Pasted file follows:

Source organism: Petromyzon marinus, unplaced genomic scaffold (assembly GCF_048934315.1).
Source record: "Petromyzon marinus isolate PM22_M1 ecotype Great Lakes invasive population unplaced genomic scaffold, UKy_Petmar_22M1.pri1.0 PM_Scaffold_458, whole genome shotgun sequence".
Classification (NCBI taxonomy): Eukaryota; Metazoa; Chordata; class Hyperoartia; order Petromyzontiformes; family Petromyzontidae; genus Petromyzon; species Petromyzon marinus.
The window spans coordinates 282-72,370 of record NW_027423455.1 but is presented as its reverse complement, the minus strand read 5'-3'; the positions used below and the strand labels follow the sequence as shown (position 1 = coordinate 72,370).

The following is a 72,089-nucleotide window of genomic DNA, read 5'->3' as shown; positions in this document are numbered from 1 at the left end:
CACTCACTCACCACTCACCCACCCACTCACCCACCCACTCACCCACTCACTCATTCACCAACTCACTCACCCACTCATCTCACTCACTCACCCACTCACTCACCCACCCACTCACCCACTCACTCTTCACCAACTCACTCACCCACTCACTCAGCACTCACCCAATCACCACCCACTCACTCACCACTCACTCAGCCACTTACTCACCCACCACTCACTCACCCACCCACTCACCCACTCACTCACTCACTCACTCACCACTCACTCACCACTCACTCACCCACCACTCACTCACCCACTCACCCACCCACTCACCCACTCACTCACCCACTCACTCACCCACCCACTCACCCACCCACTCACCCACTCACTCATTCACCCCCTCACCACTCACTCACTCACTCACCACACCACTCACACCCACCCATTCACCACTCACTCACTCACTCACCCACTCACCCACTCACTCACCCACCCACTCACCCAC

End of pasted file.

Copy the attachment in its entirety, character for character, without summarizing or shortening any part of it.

Source organism: Petromyzon marinus, unplaced genomic scaffold (assembly GCF_048934315.1).
Source record: "Petromyzon marinus isolate PM22_M1 ecotype Great Lakes invasive population unplaced genomic scaffold, UKy_Petmar_22M1.pri1.0 PM_Scaffold_458, whole genome shotgun sequence".
Classification (NCBI taxonomy): Eukaryota; Metazoa; Chordata; class Hyperoartia; order Petromyzontiformes; family Petromyzontidae; genus Petromyzon; species Petromyzon marinus.
The window spans coordinates 282-72,370 of record NW_027423455.1 but is presented as its reverse complement, the minus strand read 5'-3'; the positions used below and the strand labels follow the sequence as shown (position 1 = coordinate 72,370).

The following is a 72,089-nucleotide window of genomic DNA, read 5'->3' as shown; positions in this document are numbered from 1 at the left end:
CACTCACTCACCACTCACCCACCCACTCACCCACCCACTCACCCACTCACTCATTCACCAACTCACTCACCCACTCATCTCACTCACTCACCCACTCACTCACCCACCCACTCACCCACTCACTCTTCACCAACTCACTCACCCACTCACTCAGCACTCACCCAATCACCACCCACTCACTCACCACTCACTCAGCCACTTACTCACCCACCACTCACTCACCCACCCACTCACCCACTCACTCACTCACTCACTCACCACTCACTCACCACTCACTCACCCACCACTCACTCACCCACTCACCCACCCACTCACCCACTCACTCACCCACTCACTCACCCACCCACTCACCCACCCACTCACCCACTCACTCATTCACCCCCTCACCACTCACTCACTCACTCACCACACCACTCACACCCACCCATTCACCACTCACTCACTCACTCACCCACTCACCCACTCACTCACCCACCCACTCACCCAC